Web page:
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An Inventory Of Archaic And Classical Poleis

Author: Mogens Herman Hansen
Publisher: Oxford University Press
ISBN: 0198140991
Size: 36.87 MB
Format: PDF
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This is the first ever documented study of the 1,035 identifiable Greek city states (poleis) of the Archaic and Classical periods (c.650-325 BC). Previous studies of the Greek polis have focused on Athens and Sparta, and the result has been a view of Greek society dominated by Sophokles', Plato's, and Demosthenes' view of what the polis was. This study includes descriptions of Athens and Sparta, but its main purpose is to explore the history andorganization of the thousand other city states.The main part of the book is a regionally organized inventory of all identifiable poleis covering the Greek world from Spain to the Caucasus and from the Crimea to Libya. This inventory is the work of 47 specialists, and is divided into 46 chapters, each covering a region. Each chapter contains an account of the region, a list of second-order settlements, and an alphabetically ordered description of the poleis. This description covers such topics as polis status,territory, settlement pattern, urban centre, city walls and monumental architecture, population, military strength, constitution, alliance membership, colonization, coinage, and Panhellenic victors.The first part of the book is a description of the method and principles applied in the construction of the inventory and an analysis of some of the results to be obtained by a comparative study of the 1,035 poleis included in it. The ancient Greek concept of polis is distinguished from the modern term `city state', which historians use to cover many other historic civilizations, from ancient Sumeria to the West African cultures absorbed by the nineteenth-century colonializingpowers. The focus of this project is what the Greeks themselves considered a polis to be.

An Inventory Of Archaic And Classical Poleis

Author: Mogens Herman Hansen
Publisher: Oxford University Press
ISBN: 9780198140993
Size: 48.50 MB
Format: PDF, Mobi
View: 3846
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This is the first ever documented study of the 1,035 identifiable Greek city states (poleis) of the Archaic and Classical periods (c.650-325 BC). Previous studies of the Greek polis have focused on Athens and Sparta, and the result has been a view of Greek society dominated by Sophokles', Plato's, and Demosthenes' view of what the polis was. This study includes descriptions of Athens and Sparta, but its main purpose is to explore the history andorganization of the thousand other city states.The main part of the book is a regionally organized inventory of all identifiable poleis covering the Greek world from Spain to the Caucasus and from the Crimea to Libya. This inventory is the work of 47 specialists, and is divided into 46 chapters, each covering a region. Each chapter contains an account of the region, a list of second-order settlements, and an alphabetically ordered description of the poleis. This description covers such topics as polis status,territory, settlement pattern, urban centre, city walls and monumental architecture, population, military strength, constitution, alliance membership, colonization, coinage, and Panhellenic victors.The first part of the book is a description of the method and principles applied in the construction of the inventory and an analysis of some of the results to be obtained by a comparative study of the 1,035 poleis included in it. The ancient Greek concept of polis is distinguished from the modern term `city state', which historians use to cover many other historic civilizations, from ancient Sumeria to the West African cultures absorbed by the nineteenth-century colonializingpowers. The focus of this project is what the Greeks themselves considered a polis to be.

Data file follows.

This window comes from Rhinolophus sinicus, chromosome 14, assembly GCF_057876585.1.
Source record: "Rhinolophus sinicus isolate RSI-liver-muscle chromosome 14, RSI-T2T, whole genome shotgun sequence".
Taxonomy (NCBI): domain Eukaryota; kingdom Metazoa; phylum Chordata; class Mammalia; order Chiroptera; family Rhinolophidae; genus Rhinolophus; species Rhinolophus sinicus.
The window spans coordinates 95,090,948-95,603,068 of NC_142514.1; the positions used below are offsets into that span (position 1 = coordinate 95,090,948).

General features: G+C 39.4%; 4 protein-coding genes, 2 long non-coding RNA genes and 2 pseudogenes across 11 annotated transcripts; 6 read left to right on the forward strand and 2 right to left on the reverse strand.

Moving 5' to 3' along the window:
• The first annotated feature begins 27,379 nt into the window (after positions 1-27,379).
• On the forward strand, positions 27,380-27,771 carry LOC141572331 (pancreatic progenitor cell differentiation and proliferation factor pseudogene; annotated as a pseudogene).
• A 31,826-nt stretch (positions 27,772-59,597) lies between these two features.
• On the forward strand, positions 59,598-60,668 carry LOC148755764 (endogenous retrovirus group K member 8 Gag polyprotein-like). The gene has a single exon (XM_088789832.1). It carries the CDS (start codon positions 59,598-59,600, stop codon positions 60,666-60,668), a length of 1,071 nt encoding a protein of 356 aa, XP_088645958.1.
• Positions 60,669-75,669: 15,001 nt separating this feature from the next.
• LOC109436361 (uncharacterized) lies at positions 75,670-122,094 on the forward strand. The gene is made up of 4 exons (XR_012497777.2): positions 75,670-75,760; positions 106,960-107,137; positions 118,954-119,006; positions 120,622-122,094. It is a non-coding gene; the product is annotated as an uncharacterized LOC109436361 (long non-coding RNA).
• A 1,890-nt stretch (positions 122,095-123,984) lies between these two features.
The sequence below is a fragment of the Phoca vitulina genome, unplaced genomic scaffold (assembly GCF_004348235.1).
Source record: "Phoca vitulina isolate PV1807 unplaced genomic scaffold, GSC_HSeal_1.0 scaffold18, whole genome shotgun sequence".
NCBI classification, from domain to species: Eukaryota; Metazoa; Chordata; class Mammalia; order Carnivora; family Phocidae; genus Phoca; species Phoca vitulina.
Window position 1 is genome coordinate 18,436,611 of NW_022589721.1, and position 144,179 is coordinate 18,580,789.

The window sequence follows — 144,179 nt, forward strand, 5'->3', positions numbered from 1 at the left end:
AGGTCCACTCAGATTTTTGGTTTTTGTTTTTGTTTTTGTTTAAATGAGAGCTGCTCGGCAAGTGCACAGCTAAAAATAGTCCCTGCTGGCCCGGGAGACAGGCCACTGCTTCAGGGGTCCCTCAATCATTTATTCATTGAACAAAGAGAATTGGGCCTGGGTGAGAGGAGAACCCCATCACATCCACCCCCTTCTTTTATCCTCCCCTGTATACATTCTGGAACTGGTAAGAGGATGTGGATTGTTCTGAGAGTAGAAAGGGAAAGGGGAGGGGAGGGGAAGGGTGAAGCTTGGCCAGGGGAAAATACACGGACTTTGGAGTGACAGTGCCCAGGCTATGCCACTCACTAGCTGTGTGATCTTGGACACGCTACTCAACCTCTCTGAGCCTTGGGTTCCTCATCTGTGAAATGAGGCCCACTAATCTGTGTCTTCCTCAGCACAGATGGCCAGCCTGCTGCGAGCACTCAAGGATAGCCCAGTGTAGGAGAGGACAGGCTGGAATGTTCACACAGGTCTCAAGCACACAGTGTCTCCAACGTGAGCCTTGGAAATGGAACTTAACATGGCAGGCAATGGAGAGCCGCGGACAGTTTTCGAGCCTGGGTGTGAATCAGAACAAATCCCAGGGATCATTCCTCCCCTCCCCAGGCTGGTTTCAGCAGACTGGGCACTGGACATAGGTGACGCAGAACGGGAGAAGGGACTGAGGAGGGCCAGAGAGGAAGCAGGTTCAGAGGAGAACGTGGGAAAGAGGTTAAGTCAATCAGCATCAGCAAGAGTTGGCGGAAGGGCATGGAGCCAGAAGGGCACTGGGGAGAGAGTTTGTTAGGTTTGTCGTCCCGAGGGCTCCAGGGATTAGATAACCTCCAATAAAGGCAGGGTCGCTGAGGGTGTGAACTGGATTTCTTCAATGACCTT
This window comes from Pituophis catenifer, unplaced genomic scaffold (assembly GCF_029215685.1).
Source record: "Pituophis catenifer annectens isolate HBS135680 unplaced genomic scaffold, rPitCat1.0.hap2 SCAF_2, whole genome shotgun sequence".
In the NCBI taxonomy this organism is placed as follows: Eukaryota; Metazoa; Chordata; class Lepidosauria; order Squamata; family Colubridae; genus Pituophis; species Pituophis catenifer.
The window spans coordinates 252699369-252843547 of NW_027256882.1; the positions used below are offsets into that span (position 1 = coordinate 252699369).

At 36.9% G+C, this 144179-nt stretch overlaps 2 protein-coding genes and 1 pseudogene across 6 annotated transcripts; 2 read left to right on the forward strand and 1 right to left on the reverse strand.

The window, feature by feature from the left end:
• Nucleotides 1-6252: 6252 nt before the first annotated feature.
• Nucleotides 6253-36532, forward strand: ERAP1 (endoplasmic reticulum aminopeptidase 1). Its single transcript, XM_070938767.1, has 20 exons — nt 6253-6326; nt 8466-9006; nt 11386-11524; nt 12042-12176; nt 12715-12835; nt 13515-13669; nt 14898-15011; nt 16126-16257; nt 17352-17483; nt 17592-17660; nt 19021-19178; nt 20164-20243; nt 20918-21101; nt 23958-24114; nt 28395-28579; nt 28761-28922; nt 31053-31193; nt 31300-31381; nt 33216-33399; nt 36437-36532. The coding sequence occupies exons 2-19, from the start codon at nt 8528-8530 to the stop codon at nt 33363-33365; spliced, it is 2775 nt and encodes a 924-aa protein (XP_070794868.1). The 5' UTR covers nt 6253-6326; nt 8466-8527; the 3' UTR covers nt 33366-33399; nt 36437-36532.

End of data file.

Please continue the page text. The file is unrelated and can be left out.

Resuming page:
The Shotgun Method

Author: Mogens Herman Hansen
Publisher: University of Missouri Press
ISBN: 9780826265487
Size: 42.14 MB
Format: PDF, ePub, Mobi
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"Reflecting the innovative work of the Copenhagen Polis Centre's 2004 inventory of Archaic and Classical Greek city-states, Hansen's "shotgun method" for reconstructing and estimating the overall size and local distribution of the Greek population challenges the long-standing opinion that the majority of ancient Greeks lived a rural, subsistent life"--Provided by publisher.

Once Again

Author: Thomas Heine Nielsen
Publisher: Franz Steiner Verlag
ISBN: 9783515084383
Size: 48.13 MB
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The concept of the consumption city applied to the Greek Polis / Mogens Herman Hansen -- The concept of Patris in archaic and Classical sources / Thomas Heine Nielsen -- Geographically grouped ethnics in the Athenian tribute lists / Bjrn Paarmann -- Sane on Pallene / Mogens Herman Hansen -- The use of sub-ethnics as part of the name of a Greek citizen of the Classical Period : the full name of a Greek citizen / Mogens Herman Hansen -- Was every Polis state centred on a Polis town? / Mogens Herman Hansen -- The Periokic Poleis of Lakedaimon / Mogens Herman Hansen.

The Early Hellenistic Peloponnese

Author: D. Graham J. Shipley
Publisher:
ISBN: 052187369X
Size: 61.81 MB
Format: PDF